This post was originally published on this site

I see Kroger (NYSE:KR) as a stable company due to the nature of consumers’ behavior in purchasing groceries consistently regardless of how the economy is doing. Kroger reported a strong quarter for fiscal Q2 2020 (ending in August). Identical sales (excluding fuel) increased by 14.6%. Digital sales increased by an impressive 127%, contributing to a 4.4% increase to identical sales. The company achieved this even when faced with less government stimulus money in circulation and less SNAP funding, combined with less back-to-school activity due to online learning.

Kroger has improved the profitability of the digital business incrementally in Q2. The company is working on further cost reductions for the digital business through process improvements and automation. Kroger is also working on improving the sales mix by leveraging its personalization tools.

Increased Dividend and New Share Repurchase Authorization

Kroger increased the dividend payment by 13% earlier this year. This marks the company’s 14th consecutive dividend payment increase. Kroger also authorized a new $1 billion stock repurchase program to replace the previous one.

Kroger is able to increase dividends and do share repurchases from its strong cash flow. Kroger had $6.7 billion in operating cash flow and $3.9 billion in free cash flow over the past 12 months. Free cash flow accounted for 3% of total revenue. That may sound like a small percentage, but Kroger pulled in nearly $129 billion in revenue over the past 12 months. The company paid $517 million in dividends and repurchased $1.1 billion in stock during this time period.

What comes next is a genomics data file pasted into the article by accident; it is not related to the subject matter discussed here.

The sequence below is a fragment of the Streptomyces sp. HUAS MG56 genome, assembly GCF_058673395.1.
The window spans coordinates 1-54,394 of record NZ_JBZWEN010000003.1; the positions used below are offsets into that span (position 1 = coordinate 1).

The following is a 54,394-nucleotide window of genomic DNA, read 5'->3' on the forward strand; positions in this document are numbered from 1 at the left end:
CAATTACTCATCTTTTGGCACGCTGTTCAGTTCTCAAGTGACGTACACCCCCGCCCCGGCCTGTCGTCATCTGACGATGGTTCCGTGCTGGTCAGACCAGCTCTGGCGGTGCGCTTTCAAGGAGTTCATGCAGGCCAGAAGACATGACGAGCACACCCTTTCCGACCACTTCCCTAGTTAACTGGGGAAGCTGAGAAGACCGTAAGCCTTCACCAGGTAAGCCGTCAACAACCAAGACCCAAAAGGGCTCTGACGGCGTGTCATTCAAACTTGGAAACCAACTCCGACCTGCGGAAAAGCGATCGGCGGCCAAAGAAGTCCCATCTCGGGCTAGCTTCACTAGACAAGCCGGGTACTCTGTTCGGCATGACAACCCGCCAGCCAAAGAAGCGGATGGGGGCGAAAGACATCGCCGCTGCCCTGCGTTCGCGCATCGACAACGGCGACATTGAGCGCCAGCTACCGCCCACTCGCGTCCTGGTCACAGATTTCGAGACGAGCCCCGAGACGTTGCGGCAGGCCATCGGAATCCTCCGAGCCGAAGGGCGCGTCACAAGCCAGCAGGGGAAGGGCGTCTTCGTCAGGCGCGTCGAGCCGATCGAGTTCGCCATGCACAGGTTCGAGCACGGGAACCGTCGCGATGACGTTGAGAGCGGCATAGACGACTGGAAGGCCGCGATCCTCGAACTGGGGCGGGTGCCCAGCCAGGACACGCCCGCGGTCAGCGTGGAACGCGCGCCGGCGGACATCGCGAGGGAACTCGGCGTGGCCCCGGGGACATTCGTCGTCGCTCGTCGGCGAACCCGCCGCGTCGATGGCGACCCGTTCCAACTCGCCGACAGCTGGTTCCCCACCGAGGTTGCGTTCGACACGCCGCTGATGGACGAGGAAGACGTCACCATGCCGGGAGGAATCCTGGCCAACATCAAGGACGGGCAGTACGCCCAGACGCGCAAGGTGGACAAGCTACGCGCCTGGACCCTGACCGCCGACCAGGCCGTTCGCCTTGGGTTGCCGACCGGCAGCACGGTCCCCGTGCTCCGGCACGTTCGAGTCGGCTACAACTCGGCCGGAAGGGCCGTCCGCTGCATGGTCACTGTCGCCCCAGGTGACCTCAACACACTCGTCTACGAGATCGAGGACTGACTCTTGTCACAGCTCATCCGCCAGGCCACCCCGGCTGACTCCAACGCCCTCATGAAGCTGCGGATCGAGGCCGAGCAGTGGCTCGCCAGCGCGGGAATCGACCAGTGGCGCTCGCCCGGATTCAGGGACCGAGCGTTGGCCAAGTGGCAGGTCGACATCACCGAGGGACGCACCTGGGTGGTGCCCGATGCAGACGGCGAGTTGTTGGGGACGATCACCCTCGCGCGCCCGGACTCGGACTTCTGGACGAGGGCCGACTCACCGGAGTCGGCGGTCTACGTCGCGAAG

The dividend has plenty of safety since the business itself is highly stable, allowing the company to generate consistent net income. The payout ratio is low at 24.27%. So, the company is paying less than a quarter of net income as dividends.

The dividend has been increased by a CAGR of 12.64% over the past 10 years. That is a decent annual raise for shareholders. Investors should be able to count on steady dividend payment increases going forward due to Kroger’s tendency to increase free cash flow over time.

Steady Stock for an Uncertain Market

When the market is tanking, it is good to have a stock like Kroger in the portfolio. Tech stocks are great during bull markets, but it is painful watching them drop sharply during market corrections and bear markets.

The good thing about Kroger’s business is that the company offers what consumers need on a regular basis. It is not practical for most consumers to order takeout or to eat at restaurants for every meal. That’s why consumers’ behavior of purchasing groceries on a regular basis provides Kroger with long-term revenue and earnings stability.

Kroger’s stock is not totally immune from market corrections. However, the stock has a beta of only 0.31 as compared to the S&P 500’s beta of one. Such a low beta makes Kroger significantly less volatile than the average stock. It is especially less volatile than many tech stocks that have betas above one. Therefore, stocks like Kroger can add some stability to a portfolio.

The overall stability for Kroger is a result of the consistency of its business. Groceries are not cyclical – they are purchased consistently regardless of how the economy is performing. While the stock is still likely to experience pullbacks during corrections, it is likely to bounce back and increase over the long term. Kroger’s stock pullbacks are likely to be less severe than stocks of companies that are more cyclical.

Valuation Improved

The recent market correction is leading to a more attractive valuation. Kroger’s forward PE ratio is now at 10.8, and the forward price to sales ratio is at a low 0.21. Before the correction, the stock was trading with a forward PE of 12.